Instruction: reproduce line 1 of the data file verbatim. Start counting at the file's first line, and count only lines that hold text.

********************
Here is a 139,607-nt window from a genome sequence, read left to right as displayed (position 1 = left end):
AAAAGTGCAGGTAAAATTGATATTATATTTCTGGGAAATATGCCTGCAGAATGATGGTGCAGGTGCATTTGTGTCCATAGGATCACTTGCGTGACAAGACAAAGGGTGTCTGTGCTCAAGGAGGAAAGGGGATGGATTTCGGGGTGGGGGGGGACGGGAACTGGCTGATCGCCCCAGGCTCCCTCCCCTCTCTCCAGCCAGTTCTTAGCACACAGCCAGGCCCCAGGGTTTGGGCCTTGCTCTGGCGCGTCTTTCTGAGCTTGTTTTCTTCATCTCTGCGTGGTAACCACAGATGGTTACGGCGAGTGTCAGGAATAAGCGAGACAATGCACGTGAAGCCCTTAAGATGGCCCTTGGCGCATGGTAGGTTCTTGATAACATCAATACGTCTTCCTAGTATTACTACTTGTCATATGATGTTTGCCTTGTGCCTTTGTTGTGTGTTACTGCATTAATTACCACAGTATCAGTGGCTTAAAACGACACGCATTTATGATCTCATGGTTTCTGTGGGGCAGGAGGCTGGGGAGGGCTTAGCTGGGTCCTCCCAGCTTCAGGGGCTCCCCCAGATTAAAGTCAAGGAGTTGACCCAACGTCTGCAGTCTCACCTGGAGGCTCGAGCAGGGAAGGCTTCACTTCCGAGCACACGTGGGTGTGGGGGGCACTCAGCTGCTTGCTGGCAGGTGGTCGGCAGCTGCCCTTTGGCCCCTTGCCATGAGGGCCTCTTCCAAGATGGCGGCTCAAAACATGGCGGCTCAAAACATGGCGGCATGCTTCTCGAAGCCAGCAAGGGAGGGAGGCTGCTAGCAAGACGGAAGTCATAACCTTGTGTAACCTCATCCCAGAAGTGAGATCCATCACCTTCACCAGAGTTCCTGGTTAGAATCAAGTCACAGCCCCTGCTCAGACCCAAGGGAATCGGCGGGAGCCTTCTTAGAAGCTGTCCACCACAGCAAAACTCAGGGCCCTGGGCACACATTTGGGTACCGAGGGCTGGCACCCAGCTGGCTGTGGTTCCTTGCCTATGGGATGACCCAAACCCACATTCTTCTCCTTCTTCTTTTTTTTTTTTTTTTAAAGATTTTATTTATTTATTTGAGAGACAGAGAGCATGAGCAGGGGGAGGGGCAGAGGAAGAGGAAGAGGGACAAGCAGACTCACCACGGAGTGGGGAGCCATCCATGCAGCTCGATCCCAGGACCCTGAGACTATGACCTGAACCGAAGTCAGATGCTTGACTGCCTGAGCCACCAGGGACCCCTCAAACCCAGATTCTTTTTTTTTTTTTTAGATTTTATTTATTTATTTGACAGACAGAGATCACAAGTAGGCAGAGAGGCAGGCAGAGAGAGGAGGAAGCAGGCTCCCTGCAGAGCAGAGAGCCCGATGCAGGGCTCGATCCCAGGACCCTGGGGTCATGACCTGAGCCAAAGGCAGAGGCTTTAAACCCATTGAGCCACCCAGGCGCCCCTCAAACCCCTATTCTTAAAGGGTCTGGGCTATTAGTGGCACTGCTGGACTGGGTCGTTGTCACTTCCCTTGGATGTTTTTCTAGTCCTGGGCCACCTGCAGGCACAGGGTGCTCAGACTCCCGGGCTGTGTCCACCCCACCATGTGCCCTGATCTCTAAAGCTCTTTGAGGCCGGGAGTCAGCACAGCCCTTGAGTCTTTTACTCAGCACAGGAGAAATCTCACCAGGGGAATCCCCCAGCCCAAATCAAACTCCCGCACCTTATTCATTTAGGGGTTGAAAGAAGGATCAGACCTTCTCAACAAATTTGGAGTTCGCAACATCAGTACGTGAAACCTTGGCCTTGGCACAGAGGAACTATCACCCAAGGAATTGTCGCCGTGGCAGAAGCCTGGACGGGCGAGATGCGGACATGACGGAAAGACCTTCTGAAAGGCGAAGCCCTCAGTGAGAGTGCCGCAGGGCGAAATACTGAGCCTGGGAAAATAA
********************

Here is a 139,607-nt window from a genome sequence, read left to right as displayed (position 1 = left end):